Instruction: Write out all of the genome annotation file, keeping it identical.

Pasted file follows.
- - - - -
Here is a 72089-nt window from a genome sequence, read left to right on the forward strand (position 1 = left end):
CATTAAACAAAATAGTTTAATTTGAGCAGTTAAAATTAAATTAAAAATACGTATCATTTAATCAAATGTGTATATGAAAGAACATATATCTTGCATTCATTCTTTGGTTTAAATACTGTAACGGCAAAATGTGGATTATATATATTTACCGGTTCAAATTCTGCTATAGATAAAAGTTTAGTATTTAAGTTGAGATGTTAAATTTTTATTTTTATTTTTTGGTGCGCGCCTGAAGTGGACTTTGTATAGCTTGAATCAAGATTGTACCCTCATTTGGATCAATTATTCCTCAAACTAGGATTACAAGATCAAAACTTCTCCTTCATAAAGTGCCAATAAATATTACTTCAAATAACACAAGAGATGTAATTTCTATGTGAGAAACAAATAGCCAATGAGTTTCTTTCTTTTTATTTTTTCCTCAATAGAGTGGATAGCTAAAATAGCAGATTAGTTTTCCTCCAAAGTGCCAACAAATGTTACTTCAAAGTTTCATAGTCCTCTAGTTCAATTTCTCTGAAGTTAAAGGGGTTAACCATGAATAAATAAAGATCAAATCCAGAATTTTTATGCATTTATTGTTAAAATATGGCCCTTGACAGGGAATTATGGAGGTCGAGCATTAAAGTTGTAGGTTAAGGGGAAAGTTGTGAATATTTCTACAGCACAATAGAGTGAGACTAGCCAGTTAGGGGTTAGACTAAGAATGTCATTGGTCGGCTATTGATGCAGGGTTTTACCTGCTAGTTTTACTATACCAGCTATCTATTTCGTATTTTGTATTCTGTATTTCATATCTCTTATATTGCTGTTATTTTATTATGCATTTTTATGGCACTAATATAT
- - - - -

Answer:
Here is a 72089-nt window from a genome sequence, read left to right on the forward strand (position 1 = left end):
CATTAAACAAAATAGTTTAATTTGAGCAGTTAAAATTAAATTAAAAATACGTATCATTTAATCAAATGTGTATATGAAAGAACATATATCTTGCATTCATTCTTTGGTTTAAATACTGTAACGGCAAAATGTGGATTATATATATTTACCGGTTCAAATTCTGCTATAGATAAAAGTTTAGTATTTAAGTTGAGATGTTAAATTTTTATTTTTATTTTTTGGTGCGCGCCTGAAGTGGACTTTGTATAGCTTGAATCAAGATTGTACCCTCATTTGGATCAATTATTCCTCAAACTAGGATTACAAGATCAAAACTTCTCCTTCATAAAGTGCCAATAAATATTACTTCAAATAACACAAGAGATGTAATTTCTATGTGAGAAACAAATAGCCAATGAGTTTCTTTCTTTTTATTTTTTCCTCAATAGAGTGGATAGCTAAAATAGCAGATTAGTTTTCCTCCAAAGTGCCAACAAATGTTACTTCAAAGTTTCATAGTCCTCTAGTTCAATTTCTCTGAAGTTAAAGGGGTTAACCATGAATAAATAAAGATCAAATCCAGAATTTTTATGCATTTATTGTTAAAATATGGCCCTTGACAGGGAATTATGGAGGTCGAGCATTAAAGTTGTAGGTTAAGGGGAAAGTTGTGAATATTTCTACAGCACAATAGAGTGAGACTAGCCAGTTAGGGGTTAGACTAAGAATGTCATTGGTCGGCTATTGATGCAGGGTTTTACCTGCTAGTTTTACTATACCAGCTATCTATTTCGTATTTTGTATTCTGTATTTCATATCTCTTATATTGCTGTTATTTTATTATGCATTTTTATGGCACTAATATAT